There are a lot of benefits to implementing a Bring Your Own Device policy for your business. Firstly, people will be able to use the devices that they’ve purchased, and have grown accustomed to, for work. Moreover, many times they can access company information with the use of easy-to-use mobile apps, providing them with more opportunities to be productive. In fact, many organizations that install a BYOD policy see the majority of their workforce work more, which creates more opportunities for revenue growth, and ultimately, higher profitability of the endeavor.
Mobile devices are so common nowadays that you’ll likely encounter your employees bringing multiple devices to the office on a regular basis. Little do they know that everything they bring with them, from their Fitbit to their laptop, poses a security threat. Of course, the threat level from each individual device will depend on what it is exactly, but the point stands that the less you do about mobile device security now, the more danger your organization will be in down the road.
BYOD, or Bring Your Own Device, policies have proven to be a highly effective way for companies to save money. However, these policies need to address some of the shortcomings, potential costs and issues that comes with employees bringing and using their own devices could present to your business--not to mention security concerns.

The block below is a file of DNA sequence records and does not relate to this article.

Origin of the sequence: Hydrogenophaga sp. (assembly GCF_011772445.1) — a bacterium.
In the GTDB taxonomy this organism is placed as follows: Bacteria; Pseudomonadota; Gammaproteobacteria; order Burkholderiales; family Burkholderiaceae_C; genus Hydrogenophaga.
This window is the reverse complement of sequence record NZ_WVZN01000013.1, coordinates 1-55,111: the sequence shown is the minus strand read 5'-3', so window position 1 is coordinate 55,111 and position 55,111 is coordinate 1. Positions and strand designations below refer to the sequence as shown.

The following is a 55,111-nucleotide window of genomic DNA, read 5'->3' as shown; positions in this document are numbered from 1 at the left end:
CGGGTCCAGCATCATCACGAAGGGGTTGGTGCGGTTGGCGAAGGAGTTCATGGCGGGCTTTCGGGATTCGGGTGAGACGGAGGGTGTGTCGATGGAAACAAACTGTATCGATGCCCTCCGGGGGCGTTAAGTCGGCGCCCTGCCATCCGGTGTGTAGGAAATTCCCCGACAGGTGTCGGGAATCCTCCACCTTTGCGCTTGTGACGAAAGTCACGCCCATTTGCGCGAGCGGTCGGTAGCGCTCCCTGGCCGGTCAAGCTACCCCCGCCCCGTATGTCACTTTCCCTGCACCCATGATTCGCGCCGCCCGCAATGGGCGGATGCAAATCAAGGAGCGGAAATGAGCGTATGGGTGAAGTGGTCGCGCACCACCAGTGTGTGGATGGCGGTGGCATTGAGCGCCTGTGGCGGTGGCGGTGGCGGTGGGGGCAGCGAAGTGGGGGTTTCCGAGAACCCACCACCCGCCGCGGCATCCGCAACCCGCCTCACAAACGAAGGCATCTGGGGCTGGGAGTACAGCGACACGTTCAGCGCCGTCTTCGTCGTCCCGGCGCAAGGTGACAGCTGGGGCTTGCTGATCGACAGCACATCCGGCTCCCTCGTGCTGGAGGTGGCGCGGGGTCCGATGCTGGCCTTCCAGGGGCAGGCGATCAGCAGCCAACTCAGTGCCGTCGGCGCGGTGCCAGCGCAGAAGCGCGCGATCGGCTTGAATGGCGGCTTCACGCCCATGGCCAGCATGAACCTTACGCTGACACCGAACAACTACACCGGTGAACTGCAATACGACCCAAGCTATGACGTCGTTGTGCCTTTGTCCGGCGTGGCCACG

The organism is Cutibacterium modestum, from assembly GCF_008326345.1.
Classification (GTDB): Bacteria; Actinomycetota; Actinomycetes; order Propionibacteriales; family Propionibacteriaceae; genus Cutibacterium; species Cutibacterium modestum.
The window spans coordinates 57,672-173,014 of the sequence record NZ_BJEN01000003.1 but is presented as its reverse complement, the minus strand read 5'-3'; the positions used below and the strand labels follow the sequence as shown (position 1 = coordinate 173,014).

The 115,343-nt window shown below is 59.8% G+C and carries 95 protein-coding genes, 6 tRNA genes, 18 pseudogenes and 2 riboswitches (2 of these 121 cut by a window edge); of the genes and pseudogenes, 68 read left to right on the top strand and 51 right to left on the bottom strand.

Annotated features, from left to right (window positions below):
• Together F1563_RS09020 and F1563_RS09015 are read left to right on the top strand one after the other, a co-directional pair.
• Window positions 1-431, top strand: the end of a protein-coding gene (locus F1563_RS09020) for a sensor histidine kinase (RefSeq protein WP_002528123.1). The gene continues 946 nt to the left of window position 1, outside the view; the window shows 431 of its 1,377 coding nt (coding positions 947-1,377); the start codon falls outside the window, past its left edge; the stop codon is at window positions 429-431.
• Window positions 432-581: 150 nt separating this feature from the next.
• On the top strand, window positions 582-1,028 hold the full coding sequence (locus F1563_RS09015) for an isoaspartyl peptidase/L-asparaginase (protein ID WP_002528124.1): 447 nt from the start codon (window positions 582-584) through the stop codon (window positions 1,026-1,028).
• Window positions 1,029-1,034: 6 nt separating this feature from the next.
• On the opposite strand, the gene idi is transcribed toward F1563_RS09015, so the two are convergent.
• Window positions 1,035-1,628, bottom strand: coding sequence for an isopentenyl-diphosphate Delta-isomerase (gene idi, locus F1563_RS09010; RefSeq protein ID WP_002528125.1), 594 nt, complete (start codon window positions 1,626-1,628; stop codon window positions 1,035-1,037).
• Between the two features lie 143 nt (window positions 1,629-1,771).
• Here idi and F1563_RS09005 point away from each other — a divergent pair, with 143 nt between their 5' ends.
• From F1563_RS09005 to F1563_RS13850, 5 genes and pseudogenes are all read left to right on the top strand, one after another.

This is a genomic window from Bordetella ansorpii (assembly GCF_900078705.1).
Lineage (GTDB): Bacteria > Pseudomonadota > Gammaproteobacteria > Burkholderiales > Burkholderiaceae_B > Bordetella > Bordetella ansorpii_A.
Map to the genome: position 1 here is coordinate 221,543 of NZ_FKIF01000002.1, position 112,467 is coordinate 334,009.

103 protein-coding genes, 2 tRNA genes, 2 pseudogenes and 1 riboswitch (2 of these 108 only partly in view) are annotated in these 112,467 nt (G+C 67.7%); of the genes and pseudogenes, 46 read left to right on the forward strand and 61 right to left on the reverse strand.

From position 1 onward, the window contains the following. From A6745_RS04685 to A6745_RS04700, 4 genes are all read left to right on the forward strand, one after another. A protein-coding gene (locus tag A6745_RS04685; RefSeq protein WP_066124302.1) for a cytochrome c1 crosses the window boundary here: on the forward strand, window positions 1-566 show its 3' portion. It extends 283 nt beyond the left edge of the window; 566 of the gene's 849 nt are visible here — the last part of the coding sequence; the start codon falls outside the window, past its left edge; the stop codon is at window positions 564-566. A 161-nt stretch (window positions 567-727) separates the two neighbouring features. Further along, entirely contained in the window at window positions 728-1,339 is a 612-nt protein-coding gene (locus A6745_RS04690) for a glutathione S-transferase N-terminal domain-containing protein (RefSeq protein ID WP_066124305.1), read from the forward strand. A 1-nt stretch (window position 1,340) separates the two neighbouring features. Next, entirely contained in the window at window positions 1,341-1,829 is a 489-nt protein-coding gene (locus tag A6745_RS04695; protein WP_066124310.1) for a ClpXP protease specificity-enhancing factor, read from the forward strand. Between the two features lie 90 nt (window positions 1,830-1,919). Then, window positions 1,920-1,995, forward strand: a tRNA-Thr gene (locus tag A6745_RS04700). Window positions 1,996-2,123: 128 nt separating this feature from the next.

Bring Your Own Device, or BYOD, has become an accepted practice in the workplace, but only when it’s implemented properly. The fact remains that allowing workers to use their personal devices for work purposes has its benefits and disadvantages, and that you should only allow them to do so after they adhere to your company’s BYOD policy. Of course, this assumes that you actually have a policy, so let’s talk about how to set up a quality BYOD policy.
As the mobile device market is booming, more employees are bringing in their own device to work (BYOD). Advantages to BYOD include a workforce that's mobile, increased employee satisfaction, and more; but using personal devices comes with risks, and business owners must consider these risks before allowing BYOD in their office.
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